An effective cross-sampling of types of questions will be developed using the following criteria designed to produce results that:

are relevant to the research problem, are as short as possible; this is a practical consideration due to study subjects time constraints, avoid ambiguity, confusion, and vagueness, avoid prestige bias, avoid double-barreled questions - avoiding questions that include two or more topics, avoid leading questions, and avoid asking questions that are beyond the respondents' perceived capabilities.

Having decided that a questionnaire is the most suitable method for gathering data in this study, the researcher(s) will decide what and how to formulate the questions.

To formulate the questions, several factors will be considered, including:

open or closed questions, and is dependent upon the data sought, the research problem, and where the study intends to place the onus of interpretation, contingency questions, intent on querying clearly relevant issues to the respondent; this may require more than one developed questionnaire scaled responses, e.g., Likert's 5 point scaled-response, and/or matrix questions, i.e., matrices of categorized items and answers

Issues to be controlled or constrained will involve response biases, i.e., the "halo effect" or the "pitchfork effect."

WEBSITE METHODOLOGY

DATA PRESENTMENT AND FINDINGS

DATA ANALYSIS

APPENDIX (or APPENDICES)

BIBLIOGRAPHY (or REFERENCES, or Works Cited

Alexander, Karl L., Doris R. Entwisle, and Susan L. Dauber. 1994. On the Success of Failure: A Reassessment of the Effects of Retention in the Primary Grades. Cambridge, England: Cambridge University Press.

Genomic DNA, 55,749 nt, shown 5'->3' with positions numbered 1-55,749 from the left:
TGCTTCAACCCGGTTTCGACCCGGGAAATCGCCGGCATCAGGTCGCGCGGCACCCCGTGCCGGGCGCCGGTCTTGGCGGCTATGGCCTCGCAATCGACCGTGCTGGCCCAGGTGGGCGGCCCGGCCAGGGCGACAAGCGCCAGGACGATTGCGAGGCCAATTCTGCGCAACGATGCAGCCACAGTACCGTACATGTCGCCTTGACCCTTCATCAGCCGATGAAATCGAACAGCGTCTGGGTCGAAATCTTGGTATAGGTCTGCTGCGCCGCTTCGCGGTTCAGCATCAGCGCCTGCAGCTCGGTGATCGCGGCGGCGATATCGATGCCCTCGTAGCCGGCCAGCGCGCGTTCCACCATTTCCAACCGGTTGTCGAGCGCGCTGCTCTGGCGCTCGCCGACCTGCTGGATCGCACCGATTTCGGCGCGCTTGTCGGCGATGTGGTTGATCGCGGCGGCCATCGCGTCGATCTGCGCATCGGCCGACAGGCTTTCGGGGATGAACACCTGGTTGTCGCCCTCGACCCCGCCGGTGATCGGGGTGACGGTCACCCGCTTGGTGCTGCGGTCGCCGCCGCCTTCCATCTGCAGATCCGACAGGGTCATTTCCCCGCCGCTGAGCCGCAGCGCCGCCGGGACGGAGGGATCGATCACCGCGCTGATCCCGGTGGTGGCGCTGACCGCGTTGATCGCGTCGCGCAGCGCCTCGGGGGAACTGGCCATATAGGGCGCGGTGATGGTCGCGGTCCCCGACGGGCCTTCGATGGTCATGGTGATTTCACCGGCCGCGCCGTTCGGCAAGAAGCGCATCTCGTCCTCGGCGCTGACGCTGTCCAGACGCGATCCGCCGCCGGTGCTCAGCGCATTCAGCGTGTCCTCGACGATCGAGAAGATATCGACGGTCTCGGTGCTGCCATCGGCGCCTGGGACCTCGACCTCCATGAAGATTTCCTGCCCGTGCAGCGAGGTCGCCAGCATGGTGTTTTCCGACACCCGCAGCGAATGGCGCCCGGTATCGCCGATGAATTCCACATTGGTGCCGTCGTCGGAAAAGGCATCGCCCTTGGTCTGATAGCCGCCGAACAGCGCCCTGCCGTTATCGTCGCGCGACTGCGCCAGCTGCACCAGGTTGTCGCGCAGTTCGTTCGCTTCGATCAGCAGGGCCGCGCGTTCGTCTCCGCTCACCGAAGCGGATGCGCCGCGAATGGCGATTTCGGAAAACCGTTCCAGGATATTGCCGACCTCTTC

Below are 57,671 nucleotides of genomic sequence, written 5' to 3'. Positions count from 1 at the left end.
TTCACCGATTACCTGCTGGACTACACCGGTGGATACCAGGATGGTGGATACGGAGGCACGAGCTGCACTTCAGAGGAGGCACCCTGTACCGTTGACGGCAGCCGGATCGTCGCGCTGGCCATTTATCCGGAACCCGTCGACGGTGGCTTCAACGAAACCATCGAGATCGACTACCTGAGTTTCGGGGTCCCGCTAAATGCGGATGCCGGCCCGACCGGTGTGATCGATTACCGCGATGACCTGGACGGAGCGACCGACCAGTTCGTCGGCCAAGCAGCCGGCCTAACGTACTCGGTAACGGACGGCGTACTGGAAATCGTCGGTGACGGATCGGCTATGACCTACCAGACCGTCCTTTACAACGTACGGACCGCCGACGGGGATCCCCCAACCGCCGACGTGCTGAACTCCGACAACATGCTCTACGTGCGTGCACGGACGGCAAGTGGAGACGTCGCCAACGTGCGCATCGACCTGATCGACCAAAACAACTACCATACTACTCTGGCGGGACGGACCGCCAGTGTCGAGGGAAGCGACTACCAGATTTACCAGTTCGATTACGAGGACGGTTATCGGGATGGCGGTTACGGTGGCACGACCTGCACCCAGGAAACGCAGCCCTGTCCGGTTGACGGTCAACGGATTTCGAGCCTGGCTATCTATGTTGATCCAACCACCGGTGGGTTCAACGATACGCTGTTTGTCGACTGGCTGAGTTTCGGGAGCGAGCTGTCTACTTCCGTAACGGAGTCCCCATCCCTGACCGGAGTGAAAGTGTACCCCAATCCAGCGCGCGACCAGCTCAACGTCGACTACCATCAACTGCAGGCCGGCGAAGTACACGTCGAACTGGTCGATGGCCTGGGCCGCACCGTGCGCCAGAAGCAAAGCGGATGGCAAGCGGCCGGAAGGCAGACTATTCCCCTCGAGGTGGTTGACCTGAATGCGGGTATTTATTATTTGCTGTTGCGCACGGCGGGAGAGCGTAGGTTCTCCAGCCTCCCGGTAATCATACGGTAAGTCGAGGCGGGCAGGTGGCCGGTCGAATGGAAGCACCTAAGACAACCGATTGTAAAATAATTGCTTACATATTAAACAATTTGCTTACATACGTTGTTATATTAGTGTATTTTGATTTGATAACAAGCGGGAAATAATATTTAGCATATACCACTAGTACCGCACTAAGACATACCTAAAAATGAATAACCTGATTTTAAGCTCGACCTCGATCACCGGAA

Alexander, Karl L., Doris R. Entwisle, and Susan L. Dauber. 1996. "Children in Motion: School Transfers and Elementary School Performance." Journal of Educational Research 90:3-12.

Baker, David P. And David L. Stevenson. 1986. "Mothers' Strategies for Children's School Achievement: Managing the Transition to High School." Sociology of Education 59:156-166.

Catterall, James S. 1998. "Risk and Resilience in Student Transitions to High School." American Journal of Education 106:302-333.

Delany, Brian. 1991. "Allocation, Choice, and Stratification within High Schools: How the Sorting Machine Copes." American Journal of Education 99:181-207.

Felner, Robert D., Melanie Ginter, and Judith Primavera. 1982. "Primary Prevention during School Transitions: Social Support and Environmental Structure." American Journal of Community Psychology 10:277-291.

Felner, Robert D., Judith Primavera, and Ana M. Cauce. 1981. "The Impact of School Transitions: A Focus for Preventive Efforts." American Journal of Community Psychology 9:449-459.

Hallinan, Maureen T. 1991. "School Differences in Tracking Structures and Track Assignments." Journal of Research on Adolescence 1:251-275.

Jarrett, Robin L. 1995. "Growing Up Poor: The Family Experiences of Socially Mobile Youth in Low-Income African-American Neighborhoods." Journal of Adolescent Research 10:111-135.

Kinney, David A. 1993. "From Nerds to Normals: The Recovery of Identity among Adolescents from Middle School to High School." Sociology of Education 66:21-40.

Riehl, Carolyn, Aaron M. Pallas, and Gary Natriello. 1999. "Rites and Wrongs: Institutional Explanations for the Student Course-Scheduling Process in Urban High Schools." American Journal of Education 107:116-154.

Roderick, Melissa. 1993. The Path to Dropping Out: Evidence for Intervention. Westport, CN: Auburn House.

Roderick, Melissa and Eric Camburn. 1996. "Academic Difficulty during the High School Transition." Pp. 47-65 in Charting Reform in Chicago: the Students Speak. Chicago: The Consortium on Chicago School Research.

Schiller, Kathryn S. 1999. "Creating Windows of Opportunity: Varying Effects of Feeder Patterns on Students' Transition to High School." Sociology of Education 72.

Stevenson, David Lee, Kathryn S. Schiller, and Barbara Schneider. 1994. "Sequences of Opportunities for Learning." Sociology of Education 67:184-198.

Swanson, Christopher B. And Barbara Schneider. 1999. "Students on the Move: Residential and Educational Mobility in America's Schools." Sociology of Education 72:54-67.

Tinto, V. 1988. "Stages of Student Departure: Reflections on the Longitudinal Character of Student Leaving." Journal of Higher Education 59:483-455.

Tinto, V. And A. Goodsell. 1994. "Freshmen Interest Groups and the First-year Experience: Constructing Student Communities in a Large University." Journal of the Freshman Year Experience… [END OF PREVIEW]